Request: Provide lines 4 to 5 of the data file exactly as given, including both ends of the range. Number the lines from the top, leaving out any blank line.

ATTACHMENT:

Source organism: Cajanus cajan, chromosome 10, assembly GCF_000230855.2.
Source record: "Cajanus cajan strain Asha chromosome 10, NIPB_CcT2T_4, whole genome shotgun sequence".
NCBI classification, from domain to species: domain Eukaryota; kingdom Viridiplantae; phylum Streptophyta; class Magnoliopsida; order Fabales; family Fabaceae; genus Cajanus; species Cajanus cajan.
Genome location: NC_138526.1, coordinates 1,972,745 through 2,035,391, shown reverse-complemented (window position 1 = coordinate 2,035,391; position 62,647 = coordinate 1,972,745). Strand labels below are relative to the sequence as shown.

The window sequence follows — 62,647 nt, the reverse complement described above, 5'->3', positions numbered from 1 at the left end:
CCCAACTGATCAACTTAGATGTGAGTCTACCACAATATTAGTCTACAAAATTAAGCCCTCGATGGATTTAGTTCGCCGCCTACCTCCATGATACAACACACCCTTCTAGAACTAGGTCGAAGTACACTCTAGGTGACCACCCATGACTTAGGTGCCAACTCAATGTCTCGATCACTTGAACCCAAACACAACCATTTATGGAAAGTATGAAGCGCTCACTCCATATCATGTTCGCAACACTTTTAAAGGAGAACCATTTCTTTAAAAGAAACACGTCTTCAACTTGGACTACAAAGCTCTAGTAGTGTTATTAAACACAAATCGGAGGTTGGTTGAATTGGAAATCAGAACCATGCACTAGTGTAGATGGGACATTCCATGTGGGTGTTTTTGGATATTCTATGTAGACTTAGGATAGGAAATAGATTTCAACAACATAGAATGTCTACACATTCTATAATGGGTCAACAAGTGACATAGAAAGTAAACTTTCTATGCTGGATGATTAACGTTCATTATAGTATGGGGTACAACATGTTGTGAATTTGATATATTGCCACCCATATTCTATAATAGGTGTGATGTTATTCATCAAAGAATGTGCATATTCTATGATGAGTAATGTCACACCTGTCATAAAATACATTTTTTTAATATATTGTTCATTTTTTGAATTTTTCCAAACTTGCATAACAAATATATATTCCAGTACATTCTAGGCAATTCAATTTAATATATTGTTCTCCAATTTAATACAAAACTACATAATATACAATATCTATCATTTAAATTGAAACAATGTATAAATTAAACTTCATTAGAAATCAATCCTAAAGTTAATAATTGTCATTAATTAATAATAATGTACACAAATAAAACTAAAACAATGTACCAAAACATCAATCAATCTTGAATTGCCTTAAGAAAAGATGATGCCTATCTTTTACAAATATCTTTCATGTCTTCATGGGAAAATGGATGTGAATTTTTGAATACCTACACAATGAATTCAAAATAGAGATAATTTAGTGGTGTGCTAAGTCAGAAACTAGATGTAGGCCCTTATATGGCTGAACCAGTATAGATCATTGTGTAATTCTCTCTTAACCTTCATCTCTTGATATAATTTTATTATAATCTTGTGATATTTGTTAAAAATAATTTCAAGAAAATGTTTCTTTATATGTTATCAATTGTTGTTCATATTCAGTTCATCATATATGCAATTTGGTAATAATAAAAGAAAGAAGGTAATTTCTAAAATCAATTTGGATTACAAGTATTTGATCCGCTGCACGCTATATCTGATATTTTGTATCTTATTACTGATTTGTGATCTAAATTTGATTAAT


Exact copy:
Genome location: NC_138526.1, coordinates 1,972,745 through 2,035,391, shown reverse-complemented (window position 1 = coordinate 2,035,391; position 62,647 = coordinate 1,972,745). Strand labels below are relative to the sequence as shown.

The window sequence follows — 62,647 nt, the reverse complement described above, 5'->3', positions numbered from 1 at the left end: